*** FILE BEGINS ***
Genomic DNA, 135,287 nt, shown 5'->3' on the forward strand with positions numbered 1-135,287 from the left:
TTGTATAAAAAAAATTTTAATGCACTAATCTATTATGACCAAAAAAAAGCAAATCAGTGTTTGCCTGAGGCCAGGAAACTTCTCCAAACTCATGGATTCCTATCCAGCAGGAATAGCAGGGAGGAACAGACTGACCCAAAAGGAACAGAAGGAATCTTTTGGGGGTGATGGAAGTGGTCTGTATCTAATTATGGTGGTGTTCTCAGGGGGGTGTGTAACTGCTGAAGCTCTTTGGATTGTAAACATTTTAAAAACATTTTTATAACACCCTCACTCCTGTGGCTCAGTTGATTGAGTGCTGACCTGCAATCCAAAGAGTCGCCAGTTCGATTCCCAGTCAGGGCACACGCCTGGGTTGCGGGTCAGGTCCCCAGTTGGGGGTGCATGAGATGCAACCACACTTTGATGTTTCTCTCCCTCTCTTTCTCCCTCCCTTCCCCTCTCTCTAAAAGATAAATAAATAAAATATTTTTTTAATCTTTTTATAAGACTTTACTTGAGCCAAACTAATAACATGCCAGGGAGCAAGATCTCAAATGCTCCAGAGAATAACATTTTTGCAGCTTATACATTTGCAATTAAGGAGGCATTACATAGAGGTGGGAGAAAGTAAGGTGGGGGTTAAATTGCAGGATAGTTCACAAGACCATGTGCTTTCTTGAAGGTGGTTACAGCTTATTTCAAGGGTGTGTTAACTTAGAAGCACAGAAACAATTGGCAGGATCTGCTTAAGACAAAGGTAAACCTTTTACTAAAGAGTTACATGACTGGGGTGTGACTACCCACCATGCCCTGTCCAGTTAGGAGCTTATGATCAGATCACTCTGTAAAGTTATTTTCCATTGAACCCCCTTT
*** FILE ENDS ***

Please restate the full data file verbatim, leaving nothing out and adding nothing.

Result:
Genomic DNA, 135,287 nt, shown 5'->3' on the forward strand with positions numbered 1-135,287 from the left:
TTGTATAAAAAAAATTTTAATGCACTAATCTATTATGACCAAAAAAAAGCAAATCAGTGTTTGCCTGAGGCCAGGAAACTTCTCCAAACTCATGGATTCCTATCCAGCAGGAATAGCAGGGAGGAACAGACTGACCCAAAAGGAACAGAAGGAATCTTTTGGGGGTGATGGAAGTGGTCTGTATCTAATTATGGTGGTGTTCTCAGGGGGGTGTGTAACTGCTGAAGCTCTTTGGATTGTAAACATTTTAAAAACATTTTTATAACACCCTCACTCCTGTGGCTCAGTTGATTGAGTGCTGACCTGCAATCCAAAGAGTCGCCAGTTCGATTCCCAGTCAGGGCACACGCCTGGGTTGCGGGTCAGGTCCCCAGTTGGGGGTGCATGAGATGCAACCACACTTTGATGTTTCTCTCCCTCTCTTTCTCCCTCCCTTCCCCTCTCTCTAAAAGATAAATAAATAAAATATTTTTTTAATCTTTTTATAAGACTTTACTTGAGCCAAACTAATAACATGCCAGGGAGCAAGATCTCAAATGCTCCAGAGAATAACATTTTTGCAGCTTATACATTTGCAATTAAGGAGGCATTACATAGAGGTGGGAGAAAGTAAGGTGGGGGTTAAATTGCAGGATAGTTCACAAGACCATGTGCTTTCTTGAAGGTGGTTACAGCTTATTTCAAGGGTGTGTTAACTTAGAAGCACAGAAACAATTGGCAGGATCTGCTTAAGACAAAGGTAAACCTTTTACTAAAGAGTTACATGACTGGGGTGTGACTACCCACCATGCCCTGTCCAGTTAGGAGCTTATGATCAGATCACTCTGTAAAGTTATTTTCCATTGAACCCCCTTT